The long-simmering Canadian curling residency issue has been raised to the front burner once again after a quadrennial that saw Canada largely come up short at major international four-player team events.
A fresh wrinkle came this week with Team Brad Gushue’s announcement that E.J. Harnden would join the St. John’s-based rink at second to replace Brett Gallant after his departure to join the Alberta-based Team Brendan Bottcher.
Harnden’s addition created a residency issue for the world’s top-ranked team since he’s based in Sault Ste. Marie, Ont. In order to satisfy current residency rules, Gushue said that lead Geoff Walker would become a resident of Newfoundland and Labrador.
“It’s extra work and it’s an extra challenge,” Gushue said on a video conference call. “I think going forward that’s something that needs to be addressed from a countrywide standpoint [to] allow Canada to make sure that we’re developing the best teams.”
Under the current structure, teams are allowed one “free agent” from outside their province or territory. A birthright status option was added in 2019 to allow athletes to represent the province or territory where they were born if they live outside of those borders.
Gushue and third Mark Nichols live in the St. John’s area while Walker is based in Edmonton.
Specifics on Walker’s residency plans for Newfoundland and Labrador weren’t discussed during a 15-minute availability Wednesday afternoon. He was the lone team member not on the call.
Exemptions to residency rules may be made in exceptional circumstances, per Curling Canada rules, which state “an individual must spend the majority of their non-compete time in the province/territory in which they are claiming to be a bona fide resident.”
When asked about Walker’s case, a Curling Canada spokesman said residency is handled through member associations since some provinces/territories use different rules. The Newfoundland and Labrador Curling Association, in an e-mail reply Thursday, said it planned to follow the national federation’s residency guidelines.
“Obviously Team Gushue has dealt with the residency rules for a number of years and understand what is required to be compliant,” Curling Canada high-performance director Gerry Peckham said in an e-mail. “I have no doubt they have a well thought-out solution in mind.”
In a text message, Gushue told The Canadian Press that Walker would need to rent an apartment in the province, have a health card, driver’s licence and (curling) club membership.
That would satisfy residency rules provided he spends most of his non-compete time in Newfoundland and Labrador.
In recent weeks, several elite Canadian curling teams made lineup changes for the 2022-23 season and four-year cycle leading to the 2026 Milan Olympics.
However, unlike other countries where top domestic players can team up without restrictions, Canadian teams must consider where players live in order to qualify for provincial/territorial championships and potentially wear those colours at national playdowns.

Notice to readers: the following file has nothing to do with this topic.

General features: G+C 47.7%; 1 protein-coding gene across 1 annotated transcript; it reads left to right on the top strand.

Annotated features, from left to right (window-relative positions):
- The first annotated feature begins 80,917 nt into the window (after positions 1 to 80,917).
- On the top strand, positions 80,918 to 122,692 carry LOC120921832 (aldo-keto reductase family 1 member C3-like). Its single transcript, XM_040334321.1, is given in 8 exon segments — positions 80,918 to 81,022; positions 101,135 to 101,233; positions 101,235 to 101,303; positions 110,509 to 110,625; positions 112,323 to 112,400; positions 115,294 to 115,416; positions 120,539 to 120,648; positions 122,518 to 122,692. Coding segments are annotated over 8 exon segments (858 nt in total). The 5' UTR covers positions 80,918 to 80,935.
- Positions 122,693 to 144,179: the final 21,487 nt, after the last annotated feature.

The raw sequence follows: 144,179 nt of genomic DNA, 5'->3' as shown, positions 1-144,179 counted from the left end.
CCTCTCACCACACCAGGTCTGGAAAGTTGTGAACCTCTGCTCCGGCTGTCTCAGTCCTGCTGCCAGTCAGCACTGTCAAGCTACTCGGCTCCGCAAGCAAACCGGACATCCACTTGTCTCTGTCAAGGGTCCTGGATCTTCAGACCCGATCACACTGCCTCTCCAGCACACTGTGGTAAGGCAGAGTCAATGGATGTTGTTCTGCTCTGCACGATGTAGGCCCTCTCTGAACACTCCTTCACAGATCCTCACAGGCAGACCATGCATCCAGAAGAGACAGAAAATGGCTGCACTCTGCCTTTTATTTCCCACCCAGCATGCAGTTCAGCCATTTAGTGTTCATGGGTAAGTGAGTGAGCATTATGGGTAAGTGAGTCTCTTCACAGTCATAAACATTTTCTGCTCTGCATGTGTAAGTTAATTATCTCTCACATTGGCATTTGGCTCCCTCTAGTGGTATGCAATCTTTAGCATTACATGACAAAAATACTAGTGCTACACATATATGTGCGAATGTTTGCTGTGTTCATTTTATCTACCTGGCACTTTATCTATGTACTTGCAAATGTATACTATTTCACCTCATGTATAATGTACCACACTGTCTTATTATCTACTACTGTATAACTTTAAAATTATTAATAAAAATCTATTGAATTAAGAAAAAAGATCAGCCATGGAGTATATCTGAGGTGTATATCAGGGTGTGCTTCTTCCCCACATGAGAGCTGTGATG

Curling Canada is keen to keep that traditional setup in place for its showcase Canadian championships – the Tim Hortons Brier and Scotties Tournament of Hearts – while supporting member associations who have helped develop the athletes.
Colin Hodgson, who played lead for Team Mike McEwen this past season, doesn’t think there’s animosity between players and teams but feels uncertainty about residency rules likely impacted discussions and roster construction for newly formed teams.
“This has just been muddy and murky for a long time,” he said Thursday. “It has nothing to do with the teams. I think it has to do with the policy of how we are implementing (the rules) and vetting it because it just needs to be fair for everyone.”
The residency rule setup was raised in a wide-ranging interview in late March with Curling Canada chief executive officer Katherine Henderson. She said she wanted to have a “bit more of a conversation” with her group on the subject.
“We acknowledge curling is changing and the world is getting significantly better and they are doing it without the restrictions of residency,” she said. “So we get that. We also know that we have a depth of curling that nobody in the world can touch.”
Canadian teams occupy seven of the top-10 spots in the world men’s curling ranking list. Four Canadian rinks are in the top 10 on the women’s list.
Despite that, Canada hasn’t won four-player team gold at the Olympics since 2014 or at a world championship since 2018.
“Our teams in Canada I don’t believe should be developed around just one event – which right now is the Brier [for the men] – to make sure you meet those residency rules,” Gushue said. “If you’re going to develop around one event it should probably be the Olympic Games, which means it should be almost free rein.”
If Curling Canada were to again tinker with residency rules, Henderson said that member associations would have to be consulted.
“I really need to understand how much of an effect any change in residency would have on their ability to generate funds from events because all of us are not-for-profit,” she said.
Gushue’s team capped its memorable season last weekend with a title at the Champions Cup. The squad took bronze at the Beijing Olympics, won a Brier title and earned silver at the world championship.
The team won’t have to participate in provincial playdowns next season since it will be Team Canada at the 2023 Brier after winning the national title last March.